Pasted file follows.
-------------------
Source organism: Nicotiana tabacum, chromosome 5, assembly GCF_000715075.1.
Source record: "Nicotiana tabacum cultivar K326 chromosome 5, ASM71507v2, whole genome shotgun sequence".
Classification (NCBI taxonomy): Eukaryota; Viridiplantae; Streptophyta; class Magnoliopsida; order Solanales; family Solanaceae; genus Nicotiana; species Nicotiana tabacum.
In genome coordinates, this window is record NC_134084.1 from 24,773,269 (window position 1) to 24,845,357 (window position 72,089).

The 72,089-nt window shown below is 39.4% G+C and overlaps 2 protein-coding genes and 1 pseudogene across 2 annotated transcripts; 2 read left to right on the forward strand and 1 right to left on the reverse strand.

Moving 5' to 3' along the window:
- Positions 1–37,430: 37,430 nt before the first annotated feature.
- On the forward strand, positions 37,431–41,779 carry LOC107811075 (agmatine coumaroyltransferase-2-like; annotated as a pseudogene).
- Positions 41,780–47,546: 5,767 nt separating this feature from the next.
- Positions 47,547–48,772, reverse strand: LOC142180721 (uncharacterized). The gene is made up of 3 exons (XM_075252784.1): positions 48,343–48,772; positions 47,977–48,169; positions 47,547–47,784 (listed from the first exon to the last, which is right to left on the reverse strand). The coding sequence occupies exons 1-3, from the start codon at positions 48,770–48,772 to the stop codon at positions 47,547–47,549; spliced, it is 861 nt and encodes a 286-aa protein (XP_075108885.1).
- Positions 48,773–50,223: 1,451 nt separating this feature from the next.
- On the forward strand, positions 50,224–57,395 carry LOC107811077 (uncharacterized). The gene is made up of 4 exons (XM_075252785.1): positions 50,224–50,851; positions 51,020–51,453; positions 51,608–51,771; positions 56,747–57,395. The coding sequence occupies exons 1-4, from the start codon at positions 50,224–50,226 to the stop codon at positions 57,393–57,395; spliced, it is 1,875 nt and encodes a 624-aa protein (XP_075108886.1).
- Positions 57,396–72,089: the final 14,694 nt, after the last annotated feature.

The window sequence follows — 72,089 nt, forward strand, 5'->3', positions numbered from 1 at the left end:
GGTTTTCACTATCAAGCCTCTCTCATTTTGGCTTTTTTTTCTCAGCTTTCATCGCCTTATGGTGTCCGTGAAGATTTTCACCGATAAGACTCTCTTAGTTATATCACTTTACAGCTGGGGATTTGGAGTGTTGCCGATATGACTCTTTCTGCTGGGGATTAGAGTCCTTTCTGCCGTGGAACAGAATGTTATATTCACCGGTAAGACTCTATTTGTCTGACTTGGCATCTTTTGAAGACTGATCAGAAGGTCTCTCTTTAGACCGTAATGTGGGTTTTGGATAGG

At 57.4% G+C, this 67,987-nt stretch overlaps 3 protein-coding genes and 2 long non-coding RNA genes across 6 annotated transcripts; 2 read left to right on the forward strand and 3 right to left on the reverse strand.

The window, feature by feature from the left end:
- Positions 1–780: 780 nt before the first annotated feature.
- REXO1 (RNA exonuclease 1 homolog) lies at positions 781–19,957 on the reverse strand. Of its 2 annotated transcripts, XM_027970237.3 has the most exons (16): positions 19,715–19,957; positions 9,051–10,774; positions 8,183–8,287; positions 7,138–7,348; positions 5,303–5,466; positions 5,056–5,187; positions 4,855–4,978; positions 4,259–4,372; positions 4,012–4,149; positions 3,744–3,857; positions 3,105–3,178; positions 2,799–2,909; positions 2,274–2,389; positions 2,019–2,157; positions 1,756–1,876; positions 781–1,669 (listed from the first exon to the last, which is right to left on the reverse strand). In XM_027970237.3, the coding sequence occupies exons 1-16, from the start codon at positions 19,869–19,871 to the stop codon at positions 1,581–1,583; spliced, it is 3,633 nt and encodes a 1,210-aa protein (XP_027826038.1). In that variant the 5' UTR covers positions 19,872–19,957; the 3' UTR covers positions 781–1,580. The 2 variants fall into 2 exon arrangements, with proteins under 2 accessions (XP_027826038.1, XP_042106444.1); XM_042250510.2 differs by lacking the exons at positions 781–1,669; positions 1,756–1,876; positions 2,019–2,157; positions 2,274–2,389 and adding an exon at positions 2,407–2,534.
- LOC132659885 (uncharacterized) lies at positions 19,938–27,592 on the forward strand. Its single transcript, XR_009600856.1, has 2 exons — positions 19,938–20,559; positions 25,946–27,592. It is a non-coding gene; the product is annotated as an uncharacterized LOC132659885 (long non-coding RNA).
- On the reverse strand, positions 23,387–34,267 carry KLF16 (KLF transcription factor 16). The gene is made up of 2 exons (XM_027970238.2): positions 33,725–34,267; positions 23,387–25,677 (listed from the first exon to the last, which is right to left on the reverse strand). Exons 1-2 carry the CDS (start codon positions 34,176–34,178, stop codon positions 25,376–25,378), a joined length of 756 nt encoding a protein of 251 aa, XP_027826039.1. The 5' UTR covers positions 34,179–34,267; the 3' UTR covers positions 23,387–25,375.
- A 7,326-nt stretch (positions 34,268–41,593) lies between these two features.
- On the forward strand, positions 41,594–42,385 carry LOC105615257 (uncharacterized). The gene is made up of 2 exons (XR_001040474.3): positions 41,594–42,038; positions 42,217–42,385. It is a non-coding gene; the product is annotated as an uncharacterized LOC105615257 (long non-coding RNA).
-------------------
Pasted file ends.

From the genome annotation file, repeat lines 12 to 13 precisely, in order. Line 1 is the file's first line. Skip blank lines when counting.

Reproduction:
- On the forward strand, positions 50,224–57,395 carry LOC107811077 (uncharacterized). The gene is made up of 4 exons (XM_075252785.1): positions 50,224–50,851; positions 51,020–51,453; positions 51,608–51,771; positions 56,747–57,395. The coding sequence occupies exons 1-4, from the start codon at positions 50,224–50,226 to the stop codon at positions 57,393–57,395; spliced, it is 1,875 nt and encodes a 624-aa protein (XP_075108886.1).
- Positions 57,396–72,089: the final 14,694 nt, after the last annotated feature.